Trained as a radio-engineer rather than musician, Schaeffer’s method of composition bore a closer resemblance to cinematic montage than it did to traditional musical composition.
The development of musique concrete was facilitated by the emergence of new music technology in post-war Europe. Access to microphones and magnetic tape recorders (created in 1939), afforded by an association with the French national broadcasting organization, at that time the Radiodiffusion-Télévision Française, gave Schaeffer and his colleagues an opportunity to experiment with recording technology and tape manipulation.
In 1951 Schaeffer, along with the engineer Jacques Poullin, and composer-percussionist Pierre Henry, established the Groupe de Recherche de Musique Concrète (Research Group on Concrete Music) at RTF in Paris, establishing the first purpose-built electroacoustic music studio. It quickly attracted several notable composers including Olivier Messiaen, Pierre Boulez, Jean Barraqué, Karlheinz Stockhausen, Edgar Varese, Iannis Xenakis, Michel Philippot, and Arthur Honegger. The Groupe de Recherches Musicales de l’Institut National de l’Audiovisuel (GRM) was formed in 1958 by Schaeffer, François Bayle, Iannis Xenakis, Luc Ferrari, and others to continue Schaeffer’s research in working with recorded sounds.
Schaeffer called his new music “musique concrète”, in contrast with traditional “musique abstraite”, which passed through the detours of notation, instrumentation, and performance. Like many post-war French intellectuals, Schaffer was attracted to the philosophy of Edmund Husserl, founder of “phenomenology”. Phenomenology disregards the traditional philosophical distinctions between “subject” and “object”, “appearance” and “reality” and instead attempts simply to describe the contents of experience without reference to its source or subjective mode (e.g. dreaming, waking, etc.). In the case of sound, for example, instead of distinguishing sounds with references to their sources (the sound of a guitar, the sound of a violin), phenomenology attempts to “reduce” (separate or distill) signal from source, and to restrict itself to describe the differences among sounds themselves. This way Schaeffer introduces the concepts of “acousmatic listening” and the “sonorous object”.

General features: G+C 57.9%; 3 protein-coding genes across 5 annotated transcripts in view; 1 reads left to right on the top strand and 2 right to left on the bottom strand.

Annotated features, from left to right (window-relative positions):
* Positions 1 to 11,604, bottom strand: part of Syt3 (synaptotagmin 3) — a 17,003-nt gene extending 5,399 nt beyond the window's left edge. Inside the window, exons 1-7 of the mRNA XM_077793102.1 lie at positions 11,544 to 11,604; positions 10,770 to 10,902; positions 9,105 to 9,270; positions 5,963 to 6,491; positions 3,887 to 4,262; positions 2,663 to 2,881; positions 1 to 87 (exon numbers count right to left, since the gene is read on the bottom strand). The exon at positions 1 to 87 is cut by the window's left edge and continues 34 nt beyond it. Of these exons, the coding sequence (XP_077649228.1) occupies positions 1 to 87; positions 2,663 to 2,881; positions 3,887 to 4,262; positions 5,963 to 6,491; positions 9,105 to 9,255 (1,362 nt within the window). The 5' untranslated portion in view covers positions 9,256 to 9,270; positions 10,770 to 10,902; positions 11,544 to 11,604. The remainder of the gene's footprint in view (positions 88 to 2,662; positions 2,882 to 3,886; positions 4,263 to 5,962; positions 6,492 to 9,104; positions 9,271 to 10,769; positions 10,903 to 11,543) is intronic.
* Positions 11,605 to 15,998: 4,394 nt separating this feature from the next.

P. Schaeffer: Acousmatics. Ch. 14 in Audio Culture. Readings in modern music, ed. by C. Cox and D. Warner.
Recommended further reading
Michel Chion: Guide des Objets Sonores (1983). English translation.
Excerpts from works by Pierre Schaeffer, Pierre Henry and others.
Recommended further listening
About Listening to Donald Judd
Sound is becoming an integrated part of contemporary artistic practices. Artists working with sound are relating to and crossing the boundaries between contemporary fine arts, sound art, sound in the arts, contemporary music, popular music, experimental music, electronic music and more, all with their particular and interweaving histories and discourses.
This course will encourage an increased awareness and appreciation of the different perspectives, when listening to sound and music as well as through the development of a language for discussing sound and music.
We will meet for 1-2 hours at regular intervals (approx. every 2-3 weeks) to listen to, discuss and analyze a selection of works spanning the history of sound art as well as contemporary and popular music, combined with collective readings of selected relevant texts.
The course is a collaboration between BEK and Bergen National Academy of the Arts.